We’d like to picture a Nigeria where internet connection speeds are ten times faster than those available on the fourth generation (4G) network. 5G is the reality of that imagination, and it is already here. But, where is Nigeria on the track?
The 5G technology will give improved speeds of up to 10 gigabits per second (Gbps), among other perks, and telecom businesses and countries are furiously on their toes, seeking to leap right into it.
Nigeria is one of the participants in the race, despite knowing that the country’s position is far too early to determine. The recent auction of 5G licenses, as well as a deadline for winners to pay for them, has indicated that regulators are working out a framework for leveraging this technology.
Antecedents have cast doubt on the country’s readiness for the next phase of internet development. Is it again another case of intrusive noise with no accompanying music?
After two decades of mobile network adoption
Many would recall the introduction of mobile networks into the country as if it were yesterday, but after more than two decades of mobile network adoption, not many appear to have improved.
With the launch of the Global System for Communication (GSM) in 2001, the Nigerian telecoms industry received a considerable boost. The rise of technology resulted in an abrupt separation of powers from the Nigerian Telecommunications Limited (NITEL), widely panned services, paving the way for new options.
Looking back in time, the introduction of mobile networks contributed to the expansion of Nigeria’s commercial operations while improving the standard of living for Nigerians.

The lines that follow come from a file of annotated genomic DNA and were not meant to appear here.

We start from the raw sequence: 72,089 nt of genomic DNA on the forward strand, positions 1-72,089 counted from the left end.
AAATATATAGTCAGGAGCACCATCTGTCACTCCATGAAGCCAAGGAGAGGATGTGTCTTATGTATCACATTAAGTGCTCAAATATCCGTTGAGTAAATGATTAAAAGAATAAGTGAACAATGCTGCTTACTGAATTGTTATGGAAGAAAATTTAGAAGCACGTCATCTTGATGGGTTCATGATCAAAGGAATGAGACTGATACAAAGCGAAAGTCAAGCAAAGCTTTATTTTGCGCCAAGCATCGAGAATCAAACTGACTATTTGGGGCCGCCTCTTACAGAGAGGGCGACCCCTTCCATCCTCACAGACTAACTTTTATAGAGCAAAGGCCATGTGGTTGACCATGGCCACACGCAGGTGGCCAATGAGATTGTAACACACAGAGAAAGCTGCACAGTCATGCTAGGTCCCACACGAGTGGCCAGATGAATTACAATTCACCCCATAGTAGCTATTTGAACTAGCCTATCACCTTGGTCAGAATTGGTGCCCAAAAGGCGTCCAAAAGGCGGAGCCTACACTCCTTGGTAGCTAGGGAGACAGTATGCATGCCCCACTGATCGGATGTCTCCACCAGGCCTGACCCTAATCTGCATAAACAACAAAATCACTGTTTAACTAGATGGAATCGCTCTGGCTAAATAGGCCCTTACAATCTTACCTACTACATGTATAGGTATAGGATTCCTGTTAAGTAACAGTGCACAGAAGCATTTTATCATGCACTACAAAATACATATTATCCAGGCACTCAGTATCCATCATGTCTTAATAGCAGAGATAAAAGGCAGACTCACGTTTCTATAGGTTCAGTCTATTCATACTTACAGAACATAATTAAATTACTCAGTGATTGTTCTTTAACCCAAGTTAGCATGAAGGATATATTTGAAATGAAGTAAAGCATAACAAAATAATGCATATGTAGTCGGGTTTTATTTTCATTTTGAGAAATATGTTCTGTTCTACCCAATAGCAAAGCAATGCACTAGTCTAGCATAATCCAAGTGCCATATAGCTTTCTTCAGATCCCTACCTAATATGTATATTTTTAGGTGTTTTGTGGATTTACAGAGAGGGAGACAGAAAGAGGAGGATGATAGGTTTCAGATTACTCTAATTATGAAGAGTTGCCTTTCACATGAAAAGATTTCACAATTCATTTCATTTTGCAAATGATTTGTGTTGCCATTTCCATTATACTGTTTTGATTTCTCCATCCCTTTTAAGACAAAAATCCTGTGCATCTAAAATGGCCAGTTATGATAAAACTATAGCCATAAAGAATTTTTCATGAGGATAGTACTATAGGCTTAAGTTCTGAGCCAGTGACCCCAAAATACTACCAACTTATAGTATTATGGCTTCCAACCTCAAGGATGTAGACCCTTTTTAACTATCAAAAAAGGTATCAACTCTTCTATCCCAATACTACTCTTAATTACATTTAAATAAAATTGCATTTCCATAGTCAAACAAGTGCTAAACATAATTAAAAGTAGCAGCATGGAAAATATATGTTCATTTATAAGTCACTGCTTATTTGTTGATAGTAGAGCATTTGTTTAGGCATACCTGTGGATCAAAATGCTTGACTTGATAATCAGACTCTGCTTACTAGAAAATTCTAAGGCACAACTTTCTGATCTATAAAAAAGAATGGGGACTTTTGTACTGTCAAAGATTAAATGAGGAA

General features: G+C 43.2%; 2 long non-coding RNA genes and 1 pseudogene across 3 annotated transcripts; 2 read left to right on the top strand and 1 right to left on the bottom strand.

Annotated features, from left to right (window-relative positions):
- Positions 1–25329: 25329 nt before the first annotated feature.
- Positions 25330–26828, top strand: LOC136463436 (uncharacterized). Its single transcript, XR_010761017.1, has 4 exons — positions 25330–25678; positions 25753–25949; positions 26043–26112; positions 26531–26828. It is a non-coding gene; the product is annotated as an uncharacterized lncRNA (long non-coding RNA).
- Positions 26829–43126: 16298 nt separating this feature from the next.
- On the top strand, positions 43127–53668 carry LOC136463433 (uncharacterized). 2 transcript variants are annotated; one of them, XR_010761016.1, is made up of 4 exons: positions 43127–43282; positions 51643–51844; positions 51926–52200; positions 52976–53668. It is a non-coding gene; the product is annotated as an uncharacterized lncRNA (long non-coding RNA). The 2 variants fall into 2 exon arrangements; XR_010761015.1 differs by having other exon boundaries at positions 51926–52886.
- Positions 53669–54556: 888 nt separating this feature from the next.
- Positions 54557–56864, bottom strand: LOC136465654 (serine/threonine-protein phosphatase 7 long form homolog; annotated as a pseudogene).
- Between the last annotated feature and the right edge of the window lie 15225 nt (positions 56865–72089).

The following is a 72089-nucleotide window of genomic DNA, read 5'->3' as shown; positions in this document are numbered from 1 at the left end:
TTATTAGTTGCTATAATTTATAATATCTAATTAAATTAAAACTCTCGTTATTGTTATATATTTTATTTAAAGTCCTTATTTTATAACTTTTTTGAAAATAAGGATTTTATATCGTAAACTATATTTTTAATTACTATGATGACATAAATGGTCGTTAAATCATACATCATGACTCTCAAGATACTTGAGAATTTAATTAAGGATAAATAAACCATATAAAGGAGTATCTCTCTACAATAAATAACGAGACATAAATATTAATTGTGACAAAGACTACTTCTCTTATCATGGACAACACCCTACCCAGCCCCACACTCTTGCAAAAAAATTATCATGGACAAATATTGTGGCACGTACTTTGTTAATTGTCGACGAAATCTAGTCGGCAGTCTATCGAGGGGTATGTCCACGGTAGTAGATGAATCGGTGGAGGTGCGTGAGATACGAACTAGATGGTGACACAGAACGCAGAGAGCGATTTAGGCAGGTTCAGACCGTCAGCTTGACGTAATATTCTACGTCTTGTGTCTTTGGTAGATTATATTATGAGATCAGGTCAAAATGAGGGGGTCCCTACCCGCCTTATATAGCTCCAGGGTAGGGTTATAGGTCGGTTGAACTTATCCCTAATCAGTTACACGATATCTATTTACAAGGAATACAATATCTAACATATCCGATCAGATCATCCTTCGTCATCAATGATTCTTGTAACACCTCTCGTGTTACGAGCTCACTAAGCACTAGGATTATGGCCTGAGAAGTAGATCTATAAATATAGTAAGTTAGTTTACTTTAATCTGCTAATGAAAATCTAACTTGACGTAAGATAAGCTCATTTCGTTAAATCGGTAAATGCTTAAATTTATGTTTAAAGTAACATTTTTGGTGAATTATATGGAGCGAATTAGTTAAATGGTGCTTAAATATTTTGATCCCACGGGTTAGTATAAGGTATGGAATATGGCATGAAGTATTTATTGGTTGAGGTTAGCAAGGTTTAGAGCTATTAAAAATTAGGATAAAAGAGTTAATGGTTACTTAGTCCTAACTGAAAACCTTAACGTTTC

Then 3G arrived
As expected, the second generation networks’ popularity began to wane, prompting calls for upgrades. The ability to send and receive high-quality data, video, voice, and multimedia signals on their mobile phones from anywhere sparked a third-generation frenzy.
The Nigerian Communications Commission (NCC) dipped into the solution as well, notifying the public in 2006 of its plans to introduce third-generation (3G) mobile technology in Nigeria, as well as pre-commercial licenses.
Existing 3G networks in Nigeria, like those in other countries, offered internet customers speeds of up to 2 mbps, but the 4G networks arrived, setting a new norm after years of conceptualising and reinventing internet network capabilities.
4G LTE, also known as Long Term Evolution (LTE), delivered more than ten times the speed of 3G, with average speeds of up to 1,000 megabits per second (Mbps), however real-world use was more likely in the 100 Mbps range.
At the time, the nature of these apparently 4G LTE rollouts was a race to the top for the telcos, with no special purpose of impressing users. It has become more of a competition as each telecom scrambles for the half of the pie left behind by ipNX providers.
Less than impressive adoption levels
But the level of adoption of existing broadband has remained relatively modest. In some ways, the country’s socioeconomic makeup has stopped these technologies from reaching their full potential.
Trends have indicated that Nigerians seemingly hold on to the previous broadband, primarily caused by an inability to acquire devices able to support these emerging technologies.
Convincing people with an old feature phone to make the switch for the benefits of newer solutions hasn’t proved easy, nor has encouraging those with 4G enabled devices to switch to new 4G LTE SIM cards proven any easier.